Effect of seedbed packing on canola seedling emergence effect of soil characteristics, seeding depth, operation speed, and opener design on direct seeding draft forces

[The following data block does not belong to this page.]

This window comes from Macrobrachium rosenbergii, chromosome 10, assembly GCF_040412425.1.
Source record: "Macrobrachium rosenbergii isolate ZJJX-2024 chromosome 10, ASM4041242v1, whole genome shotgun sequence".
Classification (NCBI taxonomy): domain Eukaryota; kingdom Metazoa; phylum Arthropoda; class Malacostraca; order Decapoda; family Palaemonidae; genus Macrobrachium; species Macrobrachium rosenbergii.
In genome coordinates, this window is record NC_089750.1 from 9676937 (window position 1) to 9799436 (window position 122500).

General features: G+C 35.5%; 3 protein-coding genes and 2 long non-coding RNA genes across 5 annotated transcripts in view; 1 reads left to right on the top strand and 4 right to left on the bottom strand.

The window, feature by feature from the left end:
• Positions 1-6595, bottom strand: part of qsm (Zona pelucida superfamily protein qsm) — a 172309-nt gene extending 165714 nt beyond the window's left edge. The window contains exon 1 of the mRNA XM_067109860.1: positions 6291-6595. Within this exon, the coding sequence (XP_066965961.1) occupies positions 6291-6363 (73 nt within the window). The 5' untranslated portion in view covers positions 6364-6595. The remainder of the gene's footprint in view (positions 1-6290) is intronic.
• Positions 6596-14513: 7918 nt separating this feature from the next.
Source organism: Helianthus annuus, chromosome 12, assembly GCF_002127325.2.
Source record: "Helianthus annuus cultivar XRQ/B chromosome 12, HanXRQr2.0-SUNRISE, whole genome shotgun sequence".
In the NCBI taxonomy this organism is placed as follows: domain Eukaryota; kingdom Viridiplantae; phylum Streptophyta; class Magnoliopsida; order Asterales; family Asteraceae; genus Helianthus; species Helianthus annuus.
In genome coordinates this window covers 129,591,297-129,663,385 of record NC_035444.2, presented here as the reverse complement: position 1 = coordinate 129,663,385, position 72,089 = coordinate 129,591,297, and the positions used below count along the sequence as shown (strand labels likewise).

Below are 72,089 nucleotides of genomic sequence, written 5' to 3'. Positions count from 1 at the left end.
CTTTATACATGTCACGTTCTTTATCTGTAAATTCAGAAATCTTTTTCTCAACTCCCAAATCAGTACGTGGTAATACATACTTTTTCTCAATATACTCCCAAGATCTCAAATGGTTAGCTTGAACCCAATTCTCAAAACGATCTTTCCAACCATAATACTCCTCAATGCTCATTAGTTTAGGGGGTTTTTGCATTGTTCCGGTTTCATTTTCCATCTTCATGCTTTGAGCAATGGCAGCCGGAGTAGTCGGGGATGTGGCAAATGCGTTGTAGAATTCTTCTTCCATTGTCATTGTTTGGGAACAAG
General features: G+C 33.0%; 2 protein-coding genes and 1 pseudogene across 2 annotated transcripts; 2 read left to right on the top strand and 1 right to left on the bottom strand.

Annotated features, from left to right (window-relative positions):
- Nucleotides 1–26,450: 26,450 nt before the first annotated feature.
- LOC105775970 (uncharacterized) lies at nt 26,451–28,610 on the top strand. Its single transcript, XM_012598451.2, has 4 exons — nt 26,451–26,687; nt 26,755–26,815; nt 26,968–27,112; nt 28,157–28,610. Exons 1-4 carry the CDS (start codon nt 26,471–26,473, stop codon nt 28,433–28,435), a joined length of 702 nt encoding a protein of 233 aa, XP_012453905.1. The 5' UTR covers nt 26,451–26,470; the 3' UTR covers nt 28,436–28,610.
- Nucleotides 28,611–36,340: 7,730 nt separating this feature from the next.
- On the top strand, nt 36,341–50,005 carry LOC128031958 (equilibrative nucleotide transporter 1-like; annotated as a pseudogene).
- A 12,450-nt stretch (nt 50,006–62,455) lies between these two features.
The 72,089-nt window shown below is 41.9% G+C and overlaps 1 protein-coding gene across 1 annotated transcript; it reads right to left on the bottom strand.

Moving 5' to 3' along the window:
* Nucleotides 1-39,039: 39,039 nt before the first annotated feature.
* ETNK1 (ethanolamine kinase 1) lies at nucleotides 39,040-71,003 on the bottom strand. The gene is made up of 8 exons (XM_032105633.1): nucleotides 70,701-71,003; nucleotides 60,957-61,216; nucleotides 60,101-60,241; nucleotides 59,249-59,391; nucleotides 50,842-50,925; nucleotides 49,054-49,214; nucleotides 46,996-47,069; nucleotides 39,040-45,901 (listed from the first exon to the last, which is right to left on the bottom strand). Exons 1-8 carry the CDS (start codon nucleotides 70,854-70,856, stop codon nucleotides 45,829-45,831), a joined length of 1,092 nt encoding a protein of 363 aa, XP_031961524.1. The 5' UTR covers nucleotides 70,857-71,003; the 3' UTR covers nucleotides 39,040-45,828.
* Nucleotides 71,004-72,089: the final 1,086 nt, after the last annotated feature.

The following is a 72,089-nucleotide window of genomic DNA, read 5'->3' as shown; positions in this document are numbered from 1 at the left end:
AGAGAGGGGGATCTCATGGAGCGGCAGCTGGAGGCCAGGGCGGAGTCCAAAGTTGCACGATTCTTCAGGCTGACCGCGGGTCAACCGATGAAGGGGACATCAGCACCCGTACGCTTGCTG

Direct seeding practices that promote soil and water conservation and reduce input costs have become an increasingly accepted alternative to conventional tillage systems in western Canada. The objective of the present study was to determine the relative importance of soil characteristics, seeding depth, operation speed, and opener design on direct seeding draft forces. Draft was measured for nine different openers operated at one to five cm seeding depths and three ground speeds in four non-tilled fields that differed in soil moisture and/or texture. The average increase in opener draft for all fields was four percent for each km h-1 increase in speed. Although the range in soil consistence was small, there was a 24 percent increase in draft in heavy clay compared to sandy loam soil. Draft force of the average opener increased by nearly 20 percent for each cm increase in seeding depth. However, there were large differences in the performance of different openers operated at different depths in soils with different consistence. A 4.5-fold increase in the draft of a low draft versus a high draft opener operated at 1.25 versus 5.0 cm seeding depth at 7.5 km h-1 in moist, heavy clay soil emphasized the large influence that opener design and seeding depth have on tractor power requirements and direct seeding input costs.
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